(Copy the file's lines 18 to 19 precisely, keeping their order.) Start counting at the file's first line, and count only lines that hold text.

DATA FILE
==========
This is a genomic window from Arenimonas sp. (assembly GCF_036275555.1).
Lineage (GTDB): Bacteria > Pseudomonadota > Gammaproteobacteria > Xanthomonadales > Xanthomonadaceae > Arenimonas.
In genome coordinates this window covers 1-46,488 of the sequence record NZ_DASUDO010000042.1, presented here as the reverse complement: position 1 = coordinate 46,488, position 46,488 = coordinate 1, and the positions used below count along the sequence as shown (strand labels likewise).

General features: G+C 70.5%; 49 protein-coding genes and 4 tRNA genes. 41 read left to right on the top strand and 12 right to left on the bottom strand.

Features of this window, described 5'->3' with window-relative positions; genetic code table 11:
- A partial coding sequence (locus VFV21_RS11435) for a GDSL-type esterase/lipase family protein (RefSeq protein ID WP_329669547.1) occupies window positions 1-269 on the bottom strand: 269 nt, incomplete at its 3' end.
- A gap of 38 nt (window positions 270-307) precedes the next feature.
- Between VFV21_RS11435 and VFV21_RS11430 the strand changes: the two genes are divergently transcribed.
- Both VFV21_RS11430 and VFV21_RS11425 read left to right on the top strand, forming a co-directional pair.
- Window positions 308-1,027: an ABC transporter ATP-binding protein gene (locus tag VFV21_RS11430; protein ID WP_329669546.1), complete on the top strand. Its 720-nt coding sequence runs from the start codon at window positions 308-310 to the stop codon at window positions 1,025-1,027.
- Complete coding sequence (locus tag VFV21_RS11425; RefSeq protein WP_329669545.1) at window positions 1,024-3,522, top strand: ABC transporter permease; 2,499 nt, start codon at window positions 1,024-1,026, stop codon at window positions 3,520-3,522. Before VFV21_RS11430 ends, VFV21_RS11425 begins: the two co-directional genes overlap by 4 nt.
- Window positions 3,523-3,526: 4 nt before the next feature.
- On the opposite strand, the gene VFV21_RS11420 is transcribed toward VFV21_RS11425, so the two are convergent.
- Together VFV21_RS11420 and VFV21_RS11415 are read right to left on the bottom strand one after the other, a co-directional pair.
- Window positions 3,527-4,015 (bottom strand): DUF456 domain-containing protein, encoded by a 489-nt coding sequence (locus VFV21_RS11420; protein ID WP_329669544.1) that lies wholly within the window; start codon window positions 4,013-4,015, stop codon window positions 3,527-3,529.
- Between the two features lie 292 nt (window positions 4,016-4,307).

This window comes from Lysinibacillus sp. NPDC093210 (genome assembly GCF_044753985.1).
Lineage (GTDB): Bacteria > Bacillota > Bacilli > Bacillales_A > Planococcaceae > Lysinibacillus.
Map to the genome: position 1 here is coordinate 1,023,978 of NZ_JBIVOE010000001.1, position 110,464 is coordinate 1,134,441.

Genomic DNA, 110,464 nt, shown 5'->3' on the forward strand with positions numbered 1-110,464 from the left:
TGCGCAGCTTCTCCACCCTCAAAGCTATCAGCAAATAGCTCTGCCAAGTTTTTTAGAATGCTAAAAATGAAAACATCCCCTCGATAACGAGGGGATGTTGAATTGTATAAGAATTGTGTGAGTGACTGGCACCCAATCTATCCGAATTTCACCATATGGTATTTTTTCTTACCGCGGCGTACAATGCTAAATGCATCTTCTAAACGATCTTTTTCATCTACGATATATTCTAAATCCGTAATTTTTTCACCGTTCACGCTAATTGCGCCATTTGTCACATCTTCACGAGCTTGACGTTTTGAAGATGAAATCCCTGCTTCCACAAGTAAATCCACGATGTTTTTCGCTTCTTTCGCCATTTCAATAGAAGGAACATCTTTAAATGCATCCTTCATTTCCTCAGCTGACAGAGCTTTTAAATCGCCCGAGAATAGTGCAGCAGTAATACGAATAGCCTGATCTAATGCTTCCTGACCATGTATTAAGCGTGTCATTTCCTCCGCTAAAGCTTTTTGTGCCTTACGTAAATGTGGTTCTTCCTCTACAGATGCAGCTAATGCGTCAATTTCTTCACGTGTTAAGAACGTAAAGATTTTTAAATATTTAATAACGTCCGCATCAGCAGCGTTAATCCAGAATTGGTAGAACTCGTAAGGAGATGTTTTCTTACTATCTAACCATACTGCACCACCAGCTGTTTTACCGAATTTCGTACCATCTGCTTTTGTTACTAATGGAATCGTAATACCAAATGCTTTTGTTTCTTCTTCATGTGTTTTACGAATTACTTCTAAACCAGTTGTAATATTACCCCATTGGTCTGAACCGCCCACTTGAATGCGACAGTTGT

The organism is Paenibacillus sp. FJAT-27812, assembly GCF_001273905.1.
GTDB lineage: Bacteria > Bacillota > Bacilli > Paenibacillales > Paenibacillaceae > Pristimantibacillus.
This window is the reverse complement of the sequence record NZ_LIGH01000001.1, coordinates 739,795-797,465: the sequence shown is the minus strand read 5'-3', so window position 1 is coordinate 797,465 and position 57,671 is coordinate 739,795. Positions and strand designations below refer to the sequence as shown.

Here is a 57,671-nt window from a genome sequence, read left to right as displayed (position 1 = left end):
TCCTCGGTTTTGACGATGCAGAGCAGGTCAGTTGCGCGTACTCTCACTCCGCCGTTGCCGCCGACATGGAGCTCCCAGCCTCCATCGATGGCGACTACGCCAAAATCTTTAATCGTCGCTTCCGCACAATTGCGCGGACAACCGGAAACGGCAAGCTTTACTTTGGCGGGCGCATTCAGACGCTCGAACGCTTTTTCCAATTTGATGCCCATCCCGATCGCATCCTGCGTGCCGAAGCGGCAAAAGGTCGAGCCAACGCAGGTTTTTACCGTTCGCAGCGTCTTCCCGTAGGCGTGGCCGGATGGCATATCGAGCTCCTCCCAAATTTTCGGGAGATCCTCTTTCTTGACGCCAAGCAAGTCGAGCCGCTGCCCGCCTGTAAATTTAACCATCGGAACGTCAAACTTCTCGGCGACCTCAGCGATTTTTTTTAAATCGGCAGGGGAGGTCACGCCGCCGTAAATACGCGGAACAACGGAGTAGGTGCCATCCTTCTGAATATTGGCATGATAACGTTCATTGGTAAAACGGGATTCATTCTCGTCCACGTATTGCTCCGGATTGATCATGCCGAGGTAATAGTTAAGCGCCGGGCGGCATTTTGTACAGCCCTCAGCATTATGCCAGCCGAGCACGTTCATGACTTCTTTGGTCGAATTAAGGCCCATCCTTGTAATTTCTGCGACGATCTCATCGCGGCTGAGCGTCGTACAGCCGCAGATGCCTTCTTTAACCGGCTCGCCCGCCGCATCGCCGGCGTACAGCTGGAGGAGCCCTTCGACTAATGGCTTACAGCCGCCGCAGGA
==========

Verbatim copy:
Lineage (GTDB): Bacteria > Bacillota > Bacilli > Bacillales_A > Planococcaceae > Lysinibacillus.
Map to the genome: position 1 here is coordinate 1,023,978 of NZ_JBIVOE010000001.1, position 110,464 is coordinate 1,134,441.